Is Coffee Good or Not for Type 2’s?

By: Jolie Wiener

September 29, 2020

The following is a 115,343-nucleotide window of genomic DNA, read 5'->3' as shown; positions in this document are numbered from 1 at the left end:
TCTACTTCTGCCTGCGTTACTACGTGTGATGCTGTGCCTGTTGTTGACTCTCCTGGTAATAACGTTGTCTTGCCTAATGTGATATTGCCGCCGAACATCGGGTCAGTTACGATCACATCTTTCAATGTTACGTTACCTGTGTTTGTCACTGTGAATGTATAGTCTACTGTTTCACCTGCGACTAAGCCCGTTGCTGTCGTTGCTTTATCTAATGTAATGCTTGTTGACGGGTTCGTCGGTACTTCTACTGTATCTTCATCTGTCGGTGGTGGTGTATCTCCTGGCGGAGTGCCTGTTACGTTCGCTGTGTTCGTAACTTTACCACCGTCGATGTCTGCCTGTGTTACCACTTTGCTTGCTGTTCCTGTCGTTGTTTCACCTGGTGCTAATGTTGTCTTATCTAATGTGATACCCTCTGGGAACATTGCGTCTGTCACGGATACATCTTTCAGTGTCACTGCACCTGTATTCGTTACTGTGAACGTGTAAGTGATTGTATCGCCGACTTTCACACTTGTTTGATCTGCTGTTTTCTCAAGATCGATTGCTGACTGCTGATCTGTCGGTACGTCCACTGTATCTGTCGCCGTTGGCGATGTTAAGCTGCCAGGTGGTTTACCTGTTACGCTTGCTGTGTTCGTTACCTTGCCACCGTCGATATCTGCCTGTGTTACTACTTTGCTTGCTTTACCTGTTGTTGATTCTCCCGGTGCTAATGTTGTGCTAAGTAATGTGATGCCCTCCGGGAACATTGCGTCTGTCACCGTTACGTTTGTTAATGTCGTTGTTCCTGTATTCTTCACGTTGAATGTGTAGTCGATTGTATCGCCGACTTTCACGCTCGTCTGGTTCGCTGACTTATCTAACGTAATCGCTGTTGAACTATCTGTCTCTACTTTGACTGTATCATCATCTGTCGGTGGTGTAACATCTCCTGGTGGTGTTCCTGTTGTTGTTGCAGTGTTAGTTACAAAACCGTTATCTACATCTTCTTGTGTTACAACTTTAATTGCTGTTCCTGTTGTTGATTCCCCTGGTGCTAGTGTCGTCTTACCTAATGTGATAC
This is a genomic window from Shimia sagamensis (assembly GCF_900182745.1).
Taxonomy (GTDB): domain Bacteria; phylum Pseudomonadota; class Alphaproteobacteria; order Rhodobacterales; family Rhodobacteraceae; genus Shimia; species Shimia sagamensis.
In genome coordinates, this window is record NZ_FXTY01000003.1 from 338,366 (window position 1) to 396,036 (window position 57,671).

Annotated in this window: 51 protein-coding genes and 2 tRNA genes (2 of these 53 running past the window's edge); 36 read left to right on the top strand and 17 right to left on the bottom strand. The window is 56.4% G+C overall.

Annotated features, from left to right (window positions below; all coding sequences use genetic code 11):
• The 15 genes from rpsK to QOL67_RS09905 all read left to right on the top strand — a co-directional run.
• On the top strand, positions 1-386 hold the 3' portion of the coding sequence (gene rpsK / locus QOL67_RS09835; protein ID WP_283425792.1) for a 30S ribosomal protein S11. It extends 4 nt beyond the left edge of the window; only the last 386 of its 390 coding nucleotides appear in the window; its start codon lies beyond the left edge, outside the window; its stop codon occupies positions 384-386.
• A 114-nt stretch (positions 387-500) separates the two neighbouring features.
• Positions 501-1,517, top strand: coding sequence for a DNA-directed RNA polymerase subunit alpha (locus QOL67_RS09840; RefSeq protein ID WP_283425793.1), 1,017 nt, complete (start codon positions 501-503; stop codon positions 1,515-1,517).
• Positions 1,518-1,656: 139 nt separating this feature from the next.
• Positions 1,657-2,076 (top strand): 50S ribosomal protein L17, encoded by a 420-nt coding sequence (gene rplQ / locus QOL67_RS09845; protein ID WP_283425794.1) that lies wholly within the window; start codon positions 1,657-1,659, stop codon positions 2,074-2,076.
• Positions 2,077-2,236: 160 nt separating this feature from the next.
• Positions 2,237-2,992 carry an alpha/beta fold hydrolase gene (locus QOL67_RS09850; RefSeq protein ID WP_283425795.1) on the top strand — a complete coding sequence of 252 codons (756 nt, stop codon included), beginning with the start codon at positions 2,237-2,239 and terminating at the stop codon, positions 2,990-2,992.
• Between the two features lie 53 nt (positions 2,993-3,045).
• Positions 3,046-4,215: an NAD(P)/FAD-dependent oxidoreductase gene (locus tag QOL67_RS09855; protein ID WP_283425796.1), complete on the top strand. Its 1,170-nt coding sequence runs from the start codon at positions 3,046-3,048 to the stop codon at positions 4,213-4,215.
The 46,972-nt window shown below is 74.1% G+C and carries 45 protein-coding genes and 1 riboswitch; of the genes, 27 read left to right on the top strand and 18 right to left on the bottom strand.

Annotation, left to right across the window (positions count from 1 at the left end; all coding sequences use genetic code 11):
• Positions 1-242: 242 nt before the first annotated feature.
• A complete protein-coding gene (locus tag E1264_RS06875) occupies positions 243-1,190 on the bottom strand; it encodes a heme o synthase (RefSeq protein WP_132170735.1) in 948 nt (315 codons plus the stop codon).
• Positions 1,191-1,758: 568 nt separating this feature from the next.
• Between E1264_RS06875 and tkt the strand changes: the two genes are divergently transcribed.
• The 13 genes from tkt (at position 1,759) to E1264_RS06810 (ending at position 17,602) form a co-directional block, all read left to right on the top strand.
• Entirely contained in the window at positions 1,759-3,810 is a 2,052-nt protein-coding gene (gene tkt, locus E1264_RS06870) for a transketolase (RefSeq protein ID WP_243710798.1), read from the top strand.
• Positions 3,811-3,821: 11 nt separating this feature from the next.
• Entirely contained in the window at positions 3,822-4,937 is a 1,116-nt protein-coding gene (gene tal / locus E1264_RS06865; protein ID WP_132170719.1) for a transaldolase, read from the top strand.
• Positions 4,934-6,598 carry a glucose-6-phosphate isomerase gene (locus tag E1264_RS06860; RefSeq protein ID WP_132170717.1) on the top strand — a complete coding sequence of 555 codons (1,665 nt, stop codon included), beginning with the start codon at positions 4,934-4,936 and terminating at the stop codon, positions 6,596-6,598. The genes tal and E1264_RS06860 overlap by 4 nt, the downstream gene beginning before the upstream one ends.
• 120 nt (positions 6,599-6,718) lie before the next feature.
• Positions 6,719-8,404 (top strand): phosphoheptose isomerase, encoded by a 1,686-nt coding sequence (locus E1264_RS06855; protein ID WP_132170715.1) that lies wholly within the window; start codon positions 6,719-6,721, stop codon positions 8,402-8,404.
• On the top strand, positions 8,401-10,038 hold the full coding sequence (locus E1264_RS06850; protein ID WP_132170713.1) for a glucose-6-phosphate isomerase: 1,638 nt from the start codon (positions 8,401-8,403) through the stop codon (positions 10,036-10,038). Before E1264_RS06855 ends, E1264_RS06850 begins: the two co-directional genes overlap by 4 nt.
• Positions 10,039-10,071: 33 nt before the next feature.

It’s International Coffee Day and getting a caffeine fix from coffee is a daily ritual for many of us. In fact, 2.25 billion cups of coffee are consumed in the world every day! You may have heard having a cup of coffee or some caffeine can impact blood sugar. But how? And should those with Type 2 drink coffee regularly or not? For many years, health experts have studied the impact of caffeine in coffee on blood sugar levels. One thing to be aware of (while it might be obvious) is that not all coffee is the same. What one puts in their coffee can be a game-changer with how it impacts weight, metabolism, fat cells, and insulin. If one is adding lots of cream, milk, milk fat, and sugar to caffeinated coffee, it can be highly addictive and even contribute to weight gain, obesity and dramatic swings in blood sugar levels. So, is it possible to enjoy coffee in a healthy way? And how does it impact the body’s insulin response? Coffee is a source of natural caffeine, which can be fine when consumed in moderation without added milk fat, sugar, or carbohydrates. For a long time people have thought there is a link between coffee and Type 2. Several recent studies actually suggest those who are regular coffee drinkers have a significantly lower chance of developing Type 2. Yet, other studies show those with Type 2 have trouble controlling their blood sugar levels if they drink large amounts of coffee. What’s important here is to be mindful of how caffeine affects insulin and adrenaline, the “fight or flight” hormone. Of course, it all comes down to insulin when discussing blood sugar. A study published by the Journal Of Diabetes Care demonstrated the body’s insulin response to caffeine. One test group that consumed coffee had a decrease in insulin sensitivity by about 15%. They also found there was a 5x increase in adrenaline, and an increase in the body’s ability to burn fat. Because coffee causes a significant adrenaline spike, the body needs energy quickly, which is why blood sugar rises as a result of drinking coffee. Ever feel an energy spike after drinking coffee? The caffeine in coffee mobilizes fat and releases glucose so the body can burn it off fast. This can increase blood sugar, without an increase of insulin, so the body is forced to burn glucose. Coffee raises adrenaline, decreases insulin sensitivity and levels, triggers glucagon which turns on free fatty acid mobilization and the release of glucose. Other studies show caffeine triggers a temporary insulin resistance response. In general when insulin levels are high, it causes issues with weight. The key to remember here is caffeine causes temporary insulin resistance. Caffeine does not impact insulin, but it prevents insulin from binding to the receptors. When is the optimal time for Type 2’s to drink coffee? When insulin levels are at their lowest. As previously mentioned if caffeinated coffee is consumed when insulin levels are low, it can lead to a fat burning response from the body. Many experts recommend drinking coffee first thing in the morning, before or during a workout. Experts also strongly recommend those with Type 2 to not consume coffee with carbs. If someone with Type 2 has just eaten pasta, pizza or any high carb meal glucose levels are already elevated. Then, if coffee is consumed, it triggers adrenaline and causes the body to release even more glucose. Essentially making high blood sugar even higher. So, for those with Type 2, pay attention to what and when you're eating if caffeine is in the picture. Also remember everyone is different. For some caffeine may cause some to have less ability to control blood sugar, and others might benefit from the properties in coffee that can help control diabetes, but it is not caffeine. 1 cup a day of coffee can be a part of a healthy daily routine for those without sleep and digestion issues. But please, be careful to not throw in a bunch of sugar and creamer. Consider using unsweetened coconut or almond milk, and stevia as a sweetener. Then there is no added sugar or fat that puts those with Type 2 at risk of increasing weight or throwing off glucose levels. Last, there are alternatives like green tea or matcha green tea that are naturally caffeinated beverages that contain properties that may aid in weight management. All in all it’s important to be mindful of what we put into our bodies and what their implications are. So enjoy International Coffee Day and continue to stay informed on great ways to manage Type 2.

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